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SECESSION

The Political Game Behind the Valley's Rebelliousness

June 09, 1996|Sherry Bebitch Jeffe | Sherry Bebitch Jeffe, a contributing editor to Opinion, is a senior associate at the Center for Politics and Economics at Claremont Graduate School and a political analyst for KCAL-TV

The brouhaha over the possible secession of the San Fernando Valley from Los Angeles is rooted in a simple political fact: Republicans control the machinery of the Assembly.

If the Democrats had kept their grip on the lower house, the bill, authored by Assemblywoman Paula Boland (R-Granada Hills), nullifying the City Council's veto power over secession would never have seen the light of day. Democrats opposed secession in order to protect their urban and labor constituencies. Now Republicans are attempting to fast-track the issue to achieve their own political ends in a crucial election year.

Boland first introduced secession legislation three years ago. This year, with Republicans holding a slim majority in the Assembly and in control of its committee system, the Boland bill easily cleared the Local Government Committee and then the Assembly. The "no" votes were all cast by Democrats. The bill's prospects in the state Senate, where Democrats still hold the majority, are cloudy, at best.

According to a Los Angeles Times poll, there appears to be no groundswell of pro-secession sentiment in the Valley to frighten recalcitrant legislators, no battalions of anti-City Hall activists storming the Capitol to demand Valley independence. That gives city lobbyists, anti-secessionists and their legislative allies the opportunity to join with public-employee unions, other Democratic constituencies and downtown business interests to torpedo the Boland bill.

But L.A.'s political clout in Sacramento has been declining. The Assembly vote on Boland's bill reflects the shift of political power from cities to suburbs. Urban and liberal Democrats have seen their numbers and influence shrink. Willie Brown's departure from the speakership last year marked the first time since 1970 that a leader from either Los Angeles or San Francisco did not control at least one house of the Legislature.

The state's shifting political demographics make secession an issue that could resonate with the anti-big-government attitudes of suburban swing voters--the archetypal Valley electorate. Because unions oppose the secession legislation for fear it would cost city jobs, the Boland legislation also gives state Republicans potential ammunition to woo middle-class voters by positioning Democrats as captives of public-employee unions, urban bureaucracies and ethnic minorities, who benefit from programs paid for by "underserved" and "over-taxed" suburbanites.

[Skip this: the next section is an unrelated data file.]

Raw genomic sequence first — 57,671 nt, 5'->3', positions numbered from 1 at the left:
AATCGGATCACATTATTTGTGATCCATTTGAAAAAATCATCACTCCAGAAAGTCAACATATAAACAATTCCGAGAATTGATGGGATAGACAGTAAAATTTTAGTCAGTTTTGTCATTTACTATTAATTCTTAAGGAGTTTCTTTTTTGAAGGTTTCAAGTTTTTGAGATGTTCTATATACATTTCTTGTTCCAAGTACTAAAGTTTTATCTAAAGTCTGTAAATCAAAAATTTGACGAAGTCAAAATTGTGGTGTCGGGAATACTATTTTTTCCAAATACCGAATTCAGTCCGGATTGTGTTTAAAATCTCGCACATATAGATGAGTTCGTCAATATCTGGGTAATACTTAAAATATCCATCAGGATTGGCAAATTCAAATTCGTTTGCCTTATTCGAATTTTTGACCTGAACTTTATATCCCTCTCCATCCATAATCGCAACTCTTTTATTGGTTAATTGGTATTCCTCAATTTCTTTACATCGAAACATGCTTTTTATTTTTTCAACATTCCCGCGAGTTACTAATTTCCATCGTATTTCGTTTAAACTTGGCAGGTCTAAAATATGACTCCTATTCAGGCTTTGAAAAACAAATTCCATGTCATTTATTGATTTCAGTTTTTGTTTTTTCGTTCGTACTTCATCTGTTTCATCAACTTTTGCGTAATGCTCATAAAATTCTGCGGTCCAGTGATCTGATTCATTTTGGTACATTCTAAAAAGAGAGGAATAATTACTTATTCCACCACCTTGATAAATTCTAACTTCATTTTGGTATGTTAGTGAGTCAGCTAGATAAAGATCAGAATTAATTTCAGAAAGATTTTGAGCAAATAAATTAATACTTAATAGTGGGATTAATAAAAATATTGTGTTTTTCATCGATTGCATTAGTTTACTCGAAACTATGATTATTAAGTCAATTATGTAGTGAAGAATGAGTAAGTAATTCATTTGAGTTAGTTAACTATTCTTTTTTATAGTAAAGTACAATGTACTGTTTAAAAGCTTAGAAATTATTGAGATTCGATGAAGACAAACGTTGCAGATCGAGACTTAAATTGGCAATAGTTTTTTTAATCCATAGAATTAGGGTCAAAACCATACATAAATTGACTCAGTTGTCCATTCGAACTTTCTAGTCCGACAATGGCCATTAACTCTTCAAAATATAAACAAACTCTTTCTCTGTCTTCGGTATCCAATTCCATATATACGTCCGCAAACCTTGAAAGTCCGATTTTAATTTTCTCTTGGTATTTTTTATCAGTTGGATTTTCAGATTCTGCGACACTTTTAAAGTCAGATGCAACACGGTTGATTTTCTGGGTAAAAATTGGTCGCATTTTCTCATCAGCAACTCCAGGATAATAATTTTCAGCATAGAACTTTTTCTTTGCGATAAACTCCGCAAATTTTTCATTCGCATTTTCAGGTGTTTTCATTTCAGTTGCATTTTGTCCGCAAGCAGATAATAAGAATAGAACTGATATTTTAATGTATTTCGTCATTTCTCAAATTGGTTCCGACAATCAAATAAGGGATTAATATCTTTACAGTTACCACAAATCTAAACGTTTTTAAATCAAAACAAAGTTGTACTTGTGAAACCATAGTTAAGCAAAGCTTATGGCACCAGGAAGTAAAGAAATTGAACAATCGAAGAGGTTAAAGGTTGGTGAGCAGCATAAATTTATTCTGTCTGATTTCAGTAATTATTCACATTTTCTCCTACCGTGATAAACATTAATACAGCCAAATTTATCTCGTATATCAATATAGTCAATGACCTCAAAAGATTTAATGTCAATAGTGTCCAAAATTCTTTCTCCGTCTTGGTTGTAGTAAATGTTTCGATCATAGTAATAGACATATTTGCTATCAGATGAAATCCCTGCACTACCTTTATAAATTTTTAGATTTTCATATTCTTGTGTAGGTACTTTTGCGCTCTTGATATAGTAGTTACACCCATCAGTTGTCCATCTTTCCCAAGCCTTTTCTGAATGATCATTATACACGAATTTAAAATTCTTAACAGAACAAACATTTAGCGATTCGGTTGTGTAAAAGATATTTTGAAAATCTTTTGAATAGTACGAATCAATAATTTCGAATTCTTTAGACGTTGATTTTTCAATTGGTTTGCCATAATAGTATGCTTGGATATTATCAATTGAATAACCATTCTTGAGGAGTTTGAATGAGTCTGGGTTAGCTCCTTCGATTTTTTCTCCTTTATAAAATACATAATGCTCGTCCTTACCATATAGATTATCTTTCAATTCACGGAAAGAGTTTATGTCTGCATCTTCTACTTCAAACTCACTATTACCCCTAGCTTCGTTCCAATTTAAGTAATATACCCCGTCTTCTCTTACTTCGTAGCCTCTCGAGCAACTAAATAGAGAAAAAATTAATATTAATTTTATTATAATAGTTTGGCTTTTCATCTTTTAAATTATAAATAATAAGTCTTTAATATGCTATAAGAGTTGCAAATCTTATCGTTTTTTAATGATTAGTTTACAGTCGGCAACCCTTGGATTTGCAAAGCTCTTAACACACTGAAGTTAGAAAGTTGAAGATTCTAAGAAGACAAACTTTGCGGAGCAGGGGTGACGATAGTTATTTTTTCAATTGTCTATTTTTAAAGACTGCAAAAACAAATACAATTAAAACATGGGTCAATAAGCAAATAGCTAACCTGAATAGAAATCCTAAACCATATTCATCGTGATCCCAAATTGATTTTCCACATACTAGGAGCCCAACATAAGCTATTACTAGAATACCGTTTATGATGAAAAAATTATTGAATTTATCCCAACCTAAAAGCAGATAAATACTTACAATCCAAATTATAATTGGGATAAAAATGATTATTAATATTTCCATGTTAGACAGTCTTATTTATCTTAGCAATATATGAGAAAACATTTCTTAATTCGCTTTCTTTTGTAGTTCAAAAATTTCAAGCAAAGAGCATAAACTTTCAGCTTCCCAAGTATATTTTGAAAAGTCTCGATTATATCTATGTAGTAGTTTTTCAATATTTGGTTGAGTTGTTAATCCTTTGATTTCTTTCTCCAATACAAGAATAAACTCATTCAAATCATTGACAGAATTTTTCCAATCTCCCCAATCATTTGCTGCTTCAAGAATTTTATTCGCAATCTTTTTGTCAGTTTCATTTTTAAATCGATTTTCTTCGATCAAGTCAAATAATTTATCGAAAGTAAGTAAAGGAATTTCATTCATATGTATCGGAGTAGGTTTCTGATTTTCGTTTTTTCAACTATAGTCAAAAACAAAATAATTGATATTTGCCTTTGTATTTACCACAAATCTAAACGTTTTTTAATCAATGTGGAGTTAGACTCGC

Some compare the nascent Valley secession movement to the beginnings of the drive to limit property-tax hikes that culminated in Proposition 13. Perhaps a better political analogy is the fight to split up the state, which went nowhere after an initial flurry of coverage.

Dividing up California into three states was an issue manufactured by Assemblyman Stan Statham (R-Oak Run), who was looking for a cause that would propel him into the media spotlight and a run for higher office. For a while, the three-Californias movement played well. Then Statham lost his bid for the Republican nomination for lieutenant governor, and the talk about dividing California disappeared as fast as he did.

The San Fernando Valley secession debate is similarly stoked by political ambition and whipped by media coverage of Los Angeles as a fraying city. Term-limited out of her West Valley Assembly seat, Boland is running for an open state Senate seat that includes the Burbank-Glendale areas, far outside her home base. She faces a tough battle against Democrat Adam Schiff, a former federal prosecutor. Retiring Republican state Sen. Newton Russell held the seat for 22 years, but Democrats have gained a slim registration edge in the district.

Boland's championing of "democracy" and "self-determination" has helped her attain a high visibility in a district where she is little known. But her publicity could thwart her bill's progress. It's unlikely that Senate President Pro Tem Bill Lockyer (D-Hayward) and his Democratic caucus will want to boost Boland's campaign by handing her a legislative victory.

But the secession issue is unlikely to disappear as fast as Statham and his three-California bill did. It has already become enmeshed in the 1997 race for Los Angeles' mayor. Richard Riordan owes his 1993 election, in large part, to Valley voters, who supported him by nearly a 3-1 margin. To ensure reelection, Riordan needs Valley activists, homeowner groups and business organizations behind him again. Some of their number are actively promoting the Boland bill. Secession, however, could prove prickly for a mayor pushed and pulled by opposing forces: the imperative to exercise citywide leadership, on the one hand, and the need to respond to the demands of key political supporters, on the other.

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